SPINRAZA must be administered via intrathecal injection, which delivers therapies directly into the cerebrospinal fluid (CSF) around the spinal cord,8 where motor neurons degenerate in individuals with SMA due to insufficient levels of SMN protein.9
In the clinical trial program, SPINRAZA demonstrated a favorable benefit-risk profile. The most common adverse reactions that occurred in the SPINRAZA group were respiratory infection and constipation. Serious adverse reactions of atelectasis were more frequent in SPINRAZA-treated patients. Coagulation abnormalities and thrombocytopenia, including acute severe thrombocytopenia, have been observed after administration of some ASOs. Individuals may be at increased risk of bleeding complications. Renal toxicity has been observed after administration of some ASOs. SPINRAZA is present in and excreted by the kidney.
For more information about SPINRAZA and prescribing information in the United States, please visit www.SPINRAZA.com. Prescribing information in the European Union is available at http://www.ema.europa.eu/ema/.
At Biogen, our mission is clear: we are pioneers in neuroscience. Biogen discovers, develops, and delivers worldwide innovative therapies for people living with serious neurological and neurodegenerative diseases. One of the world’s first global biotechnology companies, Biogen was founded in 1978 by Charles Weissmann, Heinz Schaller, Kenneth Murray and Nobel Prize winners Walter Gilbert and Phillip Sharp, and today has the leading portfolio of medicines to treat multiple sclerosis; has introduced the first and only approved treatment for spinal muscular atrophy; and is focused on advancing neuroscience research programs in Alzheimer’s disease and dementia, multiple sclerosis and neuroimmunology, movement disorders, neuromuscular disorders, pain, ophthalmology, neuropsychiatry, and acute neurology. Biogen also manufactures and commercializes biosimilars of advanced biologics.
We routinely post information that may be important to investors on our website at www.biogen.com. To learn more, please visit www.biogen.com and follow us on social media – Twitter, LinkedIn, Facebook, YouTube.
Biogen Safe Harbor
This press release contains forward-looking statements, including statements made pursuant to the safe harbor provisions of the Private Securities Litigation Reform Act of 1995 relating to the potential benefits, safety, and efficacy of SPINRAZA, the results of certain real-world data, the status of Biogen’s current regulatory filings, Biogen’s plans for additional regulatory filings in other jurisdictions, and availability of patient access and reimbursement pathways, which may vary on a country-by-country basis. These forward-looking statements may be accompanied by words such as “aim,” “anticipate,” “believe,” “could,” “estimate,” “except,” “forecast,” “intend,” “may,” “plan,” “potential,” “possible,” “will,” and other words and terms of similar meaning. Drug development and commercialization involve a high degree of risk. You should not place undue reliance on these statements or the scientific data presented.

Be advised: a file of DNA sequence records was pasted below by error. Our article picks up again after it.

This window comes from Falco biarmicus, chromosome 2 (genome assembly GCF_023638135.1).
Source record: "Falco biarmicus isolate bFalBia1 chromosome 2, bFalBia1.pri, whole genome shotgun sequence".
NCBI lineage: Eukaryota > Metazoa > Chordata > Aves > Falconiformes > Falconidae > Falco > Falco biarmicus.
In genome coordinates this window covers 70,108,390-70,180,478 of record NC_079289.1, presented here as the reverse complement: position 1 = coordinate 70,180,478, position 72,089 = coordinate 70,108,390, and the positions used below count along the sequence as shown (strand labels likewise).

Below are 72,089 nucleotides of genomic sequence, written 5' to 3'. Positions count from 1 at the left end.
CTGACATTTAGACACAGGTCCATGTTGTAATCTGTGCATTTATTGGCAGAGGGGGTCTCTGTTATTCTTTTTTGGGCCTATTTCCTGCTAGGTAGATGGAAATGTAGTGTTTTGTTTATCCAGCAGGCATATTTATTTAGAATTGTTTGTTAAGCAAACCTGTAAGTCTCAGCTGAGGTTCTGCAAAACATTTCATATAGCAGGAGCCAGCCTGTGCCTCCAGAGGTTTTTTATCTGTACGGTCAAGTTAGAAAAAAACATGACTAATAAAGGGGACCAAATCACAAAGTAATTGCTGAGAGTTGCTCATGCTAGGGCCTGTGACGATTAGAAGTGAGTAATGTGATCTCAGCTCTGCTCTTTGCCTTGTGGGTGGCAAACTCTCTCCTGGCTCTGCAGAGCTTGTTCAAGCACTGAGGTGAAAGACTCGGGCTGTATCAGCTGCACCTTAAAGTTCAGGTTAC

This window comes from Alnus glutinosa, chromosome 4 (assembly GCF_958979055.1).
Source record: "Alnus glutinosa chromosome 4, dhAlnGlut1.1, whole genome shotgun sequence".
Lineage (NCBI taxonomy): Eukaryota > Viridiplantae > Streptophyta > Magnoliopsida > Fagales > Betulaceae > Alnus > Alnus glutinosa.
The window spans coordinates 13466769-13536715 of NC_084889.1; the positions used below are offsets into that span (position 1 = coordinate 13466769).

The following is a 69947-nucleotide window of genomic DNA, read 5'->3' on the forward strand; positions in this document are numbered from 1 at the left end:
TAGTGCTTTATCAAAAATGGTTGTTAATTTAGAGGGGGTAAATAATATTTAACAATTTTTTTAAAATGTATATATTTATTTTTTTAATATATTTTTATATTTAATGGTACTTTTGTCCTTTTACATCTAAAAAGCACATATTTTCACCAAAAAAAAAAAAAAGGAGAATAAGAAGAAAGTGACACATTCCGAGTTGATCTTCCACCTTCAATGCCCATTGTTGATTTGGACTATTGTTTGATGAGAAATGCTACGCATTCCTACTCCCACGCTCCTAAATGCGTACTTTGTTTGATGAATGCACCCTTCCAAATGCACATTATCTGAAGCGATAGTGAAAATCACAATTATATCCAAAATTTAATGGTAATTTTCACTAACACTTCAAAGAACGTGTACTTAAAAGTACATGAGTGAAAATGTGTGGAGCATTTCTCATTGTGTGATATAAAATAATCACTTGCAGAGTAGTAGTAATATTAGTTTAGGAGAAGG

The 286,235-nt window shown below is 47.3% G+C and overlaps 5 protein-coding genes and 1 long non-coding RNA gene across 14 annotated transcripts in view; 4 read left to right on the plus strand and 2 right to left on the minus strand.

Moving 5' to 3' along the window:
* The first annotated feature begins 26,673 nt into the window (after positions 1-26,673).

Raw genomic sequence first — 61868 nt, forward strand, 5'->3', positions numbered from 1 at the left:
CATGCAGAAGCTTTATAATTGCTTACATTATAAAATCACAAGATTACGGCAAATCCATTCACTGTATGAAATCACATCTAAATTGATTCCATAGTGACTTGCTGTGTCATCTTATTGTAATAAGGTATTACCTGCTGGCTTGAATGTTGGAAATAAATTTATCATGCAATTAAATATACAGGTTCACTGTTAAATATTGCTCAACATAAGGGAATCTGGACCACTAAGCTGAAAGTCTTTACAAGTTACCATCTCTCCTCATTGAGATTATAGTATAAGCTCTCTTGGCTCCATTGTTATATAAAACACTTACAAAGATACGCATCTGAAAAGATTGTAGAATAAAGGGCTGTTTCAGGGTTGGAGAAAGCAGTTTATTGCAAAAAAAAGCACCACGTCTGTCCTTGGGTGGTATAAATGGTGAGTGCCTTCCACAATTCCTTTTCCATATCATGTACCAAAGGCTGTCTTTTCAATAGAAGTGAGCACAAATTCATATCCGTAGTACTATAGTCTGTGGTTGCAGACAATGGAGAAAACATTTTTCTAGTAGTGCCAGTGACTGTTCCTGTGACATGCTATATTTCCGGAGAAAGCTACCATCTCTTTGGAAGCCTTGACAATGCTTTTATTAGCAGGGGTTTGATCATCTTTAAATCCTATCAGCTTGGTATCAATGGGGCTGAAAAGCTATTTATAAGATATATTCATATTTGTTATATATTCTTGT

These statements involve risks and uncertainties that could cause actual results to differ materially from those reflected in such statements, including without limitation uncertainty of success in commercialization of SPINRAZA, which may be impacted by, among other things, the level of preparedness of healthcare providers to treat patients, difficulties in obtaining or changes in the availability of reimbursement for SPINRAZA, the effectiveness of sales and marketing efforts, problems with the manufacturing process for SPINRAZA, the occurrence of adverse safety events and/or unexpected concerns that may arise from additional data or analysis; regulatory authorities may require additional information or further studies, or may fail to approve or may delay approval of Biogen’s drug candidates or expansion of product labeling; Biogen may encounter other unexpected hurdles which may be impacted by, among other things, the occurrence of adverse safety events, failure to obtain regulatory approvals in certain jurisdictions, or failure to protect intellectual property and other proprietary rights; product liability claims; or third party collaboration risks. The foregoing sets forth many, but not all, of the factors that could cause actual results to differ from Biogen’s expectations in any forward-looking statement. Investors should consider this cautionary statement, as well as the risk factors identified in Biogen’s most recent annual or quarterly report and in other reports Biogen has filed with the U.S. Securities and Exchange Commission. These statements are based on Biogen’s current beliefs and expectations and speak only as of the date of this press release. Biogen does not undertake any obligation to publicly update any forward-looking statements, whether as a result of new information, future developments, or otherwise.
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2. Lefebvre S, Burglen L, Reboullet S, et al. Identification and characterization of a spinal muscular atrophy-determining gene. Cell.1995;80(1):155-165.
3. Mailman MD, Heinz JW, Papp AC, et al. Molecular analysis of spinal muscular atrophy and modification of the phenotype by SMN2. Genet Med. 2002;4(1):20-26.
4. Monani UR, Lorson CL, Parsons DW, et al. A single nucleotide difference that alters splicing patterns distinguishes the SMA gene SMN1 from the copy gene SMN2. Hum Mol Genet. 1999;8(7):1177-1183.
5. Peeters K, Chamova T, Jordanova A. Clinical and genetic diversity of SMN1-negative proximal spinal muscular atrophies. Brain.2014;137(Pt 11):2879-2896.
6. Hua Y, Sahashi K, Hung G, Rigo F, Passini MA, Bennett CF, Krainer AR. Antisense correction of SMN2 splicing in the CNS rescues necrosis in a type III SMA mouse model. Genes Dev. 2010 Aug 1; 24(15):16344-44.
7. Finkel R, Chiriboga C, Vajsar J, et al. Treatment of infantile-onset spinal muscular atrophy with nusinersen: a phase 2, open-label, dose-escalation study. Lancet. 2016;388(10063):3017-3026.
8. Evers MM, Toonen LJ, van Roon-Mom WM. Antisense oligonucleotides in therapy for neurodegenerative disorders. Adv Drug Deliv Rev. 2015;87:90-103.
9. Lunn MR, Wang CH. Spinal muscular atrophy. Lancet. 2008;371(9630):2120-2133.